Here's why the Rockets next move must start with this critical first step

The team is reportedly interested in dealing Wood. Composite image by Jack Brame.

Last Saturday night, at halftime of another Rockets blowout loss, guard Kevin Porter Jr. decided that was an excellent time to throw a temper tantrum and get into a shouting match with respected Rockets assistant coach John Lucas. Porter Jr. left the arena at halftime and went home. We don’t know if he took his ball with him.

Earlier that New Year’s Eve, forward Christian Wood missed a mandatory Covid testing window, showed up late for warmups, was taken out of the starting lineup, scored no points in eight minutes in the first half and later refused to sub into the game. The Rockets lost, 124-111, to the Denver Nuggets at home in Toyota Center.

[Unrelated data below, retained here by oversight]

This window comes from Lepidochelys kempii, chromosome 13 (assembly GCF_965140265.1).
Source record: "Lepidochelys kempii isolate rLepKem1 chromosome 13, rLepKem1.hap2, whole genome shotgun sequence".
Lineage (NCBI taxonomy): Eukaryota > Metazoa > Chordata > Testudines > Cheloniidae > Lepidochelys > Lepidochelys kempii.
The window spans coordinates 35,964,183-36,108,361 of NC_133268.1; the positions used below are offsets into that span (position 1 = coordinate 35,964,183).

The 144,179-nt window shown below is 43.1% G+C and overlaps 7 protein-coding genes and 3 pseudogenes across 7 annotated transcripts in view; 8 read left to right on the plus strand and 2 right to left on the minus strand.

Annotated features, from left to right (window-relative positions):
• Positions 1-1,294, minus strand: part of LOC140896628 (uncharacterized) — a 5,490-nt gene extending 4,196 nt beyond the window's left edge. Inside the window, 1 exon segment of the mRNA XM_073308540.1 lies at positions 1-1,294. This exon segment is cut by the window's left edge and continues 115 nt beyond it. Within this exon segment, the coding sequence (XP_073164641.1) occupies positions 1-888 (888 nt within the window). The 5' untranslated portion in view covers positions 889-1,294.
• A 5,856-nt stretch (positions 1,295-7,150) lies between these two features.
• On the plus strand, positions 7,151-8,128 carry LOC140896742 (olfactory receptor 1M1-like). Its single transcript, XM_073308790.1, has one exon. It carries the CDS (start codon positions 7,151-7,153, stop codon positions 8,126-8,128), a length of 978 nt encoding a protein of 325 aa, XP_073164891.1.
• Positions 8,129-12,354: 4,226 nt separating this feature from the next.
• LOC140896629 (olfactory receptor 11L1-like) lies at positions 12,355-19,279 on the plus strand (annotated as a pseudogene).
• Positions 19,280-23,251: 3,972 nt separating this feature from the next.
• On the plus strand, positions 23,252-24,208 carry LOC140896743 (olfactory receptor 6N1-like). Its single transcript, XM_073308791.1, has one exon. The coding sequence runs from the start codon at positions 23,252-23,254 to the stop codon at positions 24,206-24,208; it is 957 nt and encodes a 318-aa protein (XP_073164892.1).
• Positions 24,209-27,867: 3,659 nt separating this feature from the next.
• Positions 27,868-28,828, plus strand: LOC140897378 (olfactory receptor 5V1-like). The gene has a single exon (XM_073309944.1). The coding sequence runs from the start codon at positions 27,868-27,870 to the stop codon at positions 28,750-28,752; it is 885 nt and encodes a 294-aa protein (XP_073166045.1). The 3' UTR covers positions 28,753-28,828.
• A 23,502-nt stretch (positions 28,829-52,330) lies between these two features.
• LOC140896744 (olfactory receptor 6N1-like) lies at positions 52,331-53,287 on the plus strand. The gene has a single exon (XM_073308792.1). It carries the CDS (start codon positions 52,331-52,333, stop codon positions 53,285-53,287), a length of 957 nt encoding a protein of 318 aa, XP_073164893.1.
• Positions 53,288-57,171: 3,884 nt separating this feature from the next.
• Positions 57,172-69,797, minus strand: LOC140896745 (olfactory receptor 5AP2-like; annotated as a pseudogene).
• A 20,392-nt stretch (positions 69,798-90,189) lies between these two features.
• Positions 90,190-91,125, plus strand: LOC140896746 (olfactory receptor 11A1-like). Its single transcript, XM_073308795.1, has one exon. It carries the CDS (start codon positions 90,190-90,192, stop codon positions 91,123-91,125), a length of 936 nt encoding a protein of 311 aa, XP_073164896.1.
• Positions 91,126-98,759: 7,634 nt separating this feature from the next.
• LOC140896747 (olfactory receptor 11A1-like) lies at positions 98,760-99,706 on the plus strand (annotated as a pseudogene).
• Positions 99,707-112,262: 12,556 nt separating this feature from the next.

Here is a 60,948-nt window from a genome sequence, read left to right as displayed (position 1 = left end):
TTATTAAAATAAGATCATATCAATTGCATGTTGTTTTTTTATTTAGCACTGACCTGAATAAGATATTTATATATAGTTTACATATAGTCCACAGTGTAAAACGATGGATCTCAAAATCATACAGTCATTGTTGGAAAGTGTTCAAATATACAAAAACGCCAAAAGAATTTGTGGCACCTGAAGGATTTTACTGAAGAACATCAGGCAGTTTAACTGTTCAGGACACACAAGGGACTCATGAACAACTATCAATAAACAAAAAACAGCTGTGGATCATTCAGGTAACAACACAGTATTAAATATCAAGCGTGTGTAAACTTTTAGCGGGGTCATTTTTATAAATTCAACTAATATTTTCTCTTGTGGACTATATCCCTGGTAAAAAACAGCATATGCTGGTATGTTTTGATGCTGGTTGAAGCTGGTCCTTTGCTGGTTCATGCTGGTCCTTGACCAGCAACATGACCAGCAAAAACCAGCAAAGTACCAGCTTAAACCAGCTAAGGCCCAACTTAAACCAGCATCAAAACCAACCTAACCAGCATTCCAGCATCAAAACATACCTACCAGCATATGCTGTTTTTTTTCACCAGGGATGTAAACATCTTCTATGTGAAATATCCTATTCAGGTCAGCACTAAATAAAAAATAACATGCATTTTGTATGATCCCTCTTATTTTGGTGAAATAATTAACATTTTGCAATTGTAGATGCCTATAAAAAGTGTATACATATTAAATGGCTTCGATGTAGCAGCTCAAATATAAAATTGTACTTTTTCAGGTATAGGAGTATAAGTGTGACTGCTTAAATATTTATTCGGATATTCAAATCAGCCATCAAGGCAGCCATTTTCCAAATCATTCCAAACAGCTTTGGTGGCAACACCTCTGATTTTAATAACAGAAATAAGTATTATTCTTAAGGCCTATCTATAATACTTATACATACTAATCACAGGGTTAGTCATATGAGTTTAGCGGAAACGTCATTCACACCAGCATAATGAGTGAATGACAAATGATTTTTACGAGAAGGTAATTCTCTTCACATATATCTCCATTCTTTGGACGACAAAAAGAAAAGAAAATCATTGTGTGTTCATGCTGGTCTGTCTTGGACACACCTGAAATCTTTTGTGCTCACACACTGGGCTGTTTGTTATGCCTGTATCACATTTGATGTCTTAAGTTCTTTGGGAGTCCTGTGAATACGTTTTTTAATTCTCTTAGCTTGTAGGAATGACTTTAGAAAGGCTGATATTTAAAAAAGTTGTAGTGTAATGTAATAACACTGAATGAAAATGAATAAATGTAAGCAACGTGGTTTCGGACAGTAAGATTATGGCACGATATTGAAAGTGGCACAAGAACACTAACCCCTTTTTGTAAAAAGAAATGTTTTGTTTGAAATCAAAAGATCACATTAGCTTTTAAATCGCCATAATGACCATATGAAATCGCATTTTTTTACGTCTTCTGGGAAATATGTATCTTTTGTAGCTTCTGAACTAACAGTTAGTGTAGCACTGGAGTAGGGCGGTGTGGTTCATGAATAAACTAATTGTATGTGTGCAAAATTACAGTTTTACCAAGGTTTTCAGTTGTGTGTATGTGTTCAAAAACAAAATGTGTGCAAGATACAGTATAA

Yeah, this was exactly what head coach Stephen Silas and the plummeting Rockets, owners of the worst record in the NBA's Western Conference, in the throes of a seven-game losing streak, needed. Silas promptly suspended the two idiot players for the next game Monday night, which turned out to be another lopsided loss, 133-113, to the Philadelphia 76’ers.

What were Porter Jr. and Wood possibly thinking? These bad actors aren’t veteran superstars who wield power with the owner and can get a coach fired. In fact, in Porter Jr.’s case, he couldn’t have picked a worse coach to mess with. Lucas is respected by the NBA universe. He’s a hard-ass, no-nonsense figure. He reportedly laid into several Rockets players, including Porter Jr. and Wood at halftime, after the Rockets gave up 47 points in the second quarter.